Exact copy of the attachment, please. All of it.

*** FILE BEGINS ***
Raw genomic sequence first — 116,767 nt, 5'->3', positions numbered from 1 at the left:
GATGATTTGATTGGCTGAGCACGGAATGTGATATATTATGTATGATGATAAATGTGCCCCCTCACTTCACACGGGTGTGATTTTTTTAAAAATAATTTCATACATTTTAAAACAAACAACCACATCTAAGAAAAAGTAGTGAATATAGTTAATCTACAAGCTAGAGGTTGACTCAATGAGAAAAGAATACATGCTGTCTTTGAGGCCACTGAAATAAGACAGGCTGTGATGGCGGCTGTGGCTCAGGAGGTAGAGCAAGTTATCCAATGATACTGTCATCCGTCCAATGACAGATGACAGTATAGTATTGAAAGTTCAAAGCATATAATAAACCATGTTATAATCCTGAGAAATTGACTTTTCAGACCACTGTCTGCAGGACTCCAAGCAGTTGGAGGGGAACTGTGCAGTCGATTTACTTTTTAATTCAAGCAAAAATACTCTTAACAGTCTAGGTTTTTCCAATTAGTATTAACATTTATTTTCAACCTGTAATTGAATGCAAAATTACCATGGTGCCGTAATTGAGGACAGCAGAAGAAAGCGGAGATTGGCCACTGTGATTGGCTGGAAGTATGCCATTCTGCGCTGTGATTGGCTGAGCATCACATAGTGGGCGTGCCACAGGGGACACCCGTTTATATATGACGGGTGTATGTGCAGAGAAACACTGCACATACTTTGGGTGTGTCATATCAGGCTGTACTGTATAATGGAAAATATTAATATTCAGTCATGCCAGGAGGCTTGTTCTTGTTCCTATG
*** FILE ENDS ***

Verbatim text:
Raw genomic sequence first — 116,767 nt, 5'->3', positions numbered from 1 at the left:
GATGATTTGATTGGCTGAGCACGGAATGTGATATATTATGTATGATGATAAATGTGCCCCCTCACTTCACACGGGTGTGATTTTTTTAAAAATAATTTCATACATTTTAAAACAAACAACCACATCTAAGAAAAAGTAGTGAATATAGTTAATCTACAAGCTAGAGGTTGACTCAATGAGAAAAGAATACATGCTGTCTTTGAGGCCACTGAAATAAGACAGGCTGTGATGGCGGCTGTGGCTCAGGAGGTAGAGCAAGTTATCCAATGATACTGTCATCCGTCCAATGACAGATGACAGTATAGTATTGAAAGTTCAAAGCATATAATAAACCATGTTATAATCCTGAGAAATTGACTTTTCAGACCACTGTCTGCAGGACTCCAAGCAGTTGGAGGGGAACTGTGCAGTCGATTTACTTTTTAATTCAAGCAAAAATACTCTTAACAGTCTAGGTTTTTCCAATTAGTATTAACATTTATTTTCAACCTGTAATTGAATGCAAAATTACCATGGTGCCGTAATTGAGGACAGCAGAAGAAAGCGGAGATTGGCCACTGTGATTGGCTGGAAGTATGCCATTCTGCGCTGTGATTGGCTGAGCATCACATAGTGGGCGTGCCACAGGGGACACCCGTTTATATATGACGGGTGTATGTGCAGAGAAACACTGCACATACTTTGGGTGTGTCATATCAGGCTGTACTGTATAATGGAAAATATTAATATTCAGTCATGCCAGGAGGCTTGTTCTTGTTCCTATG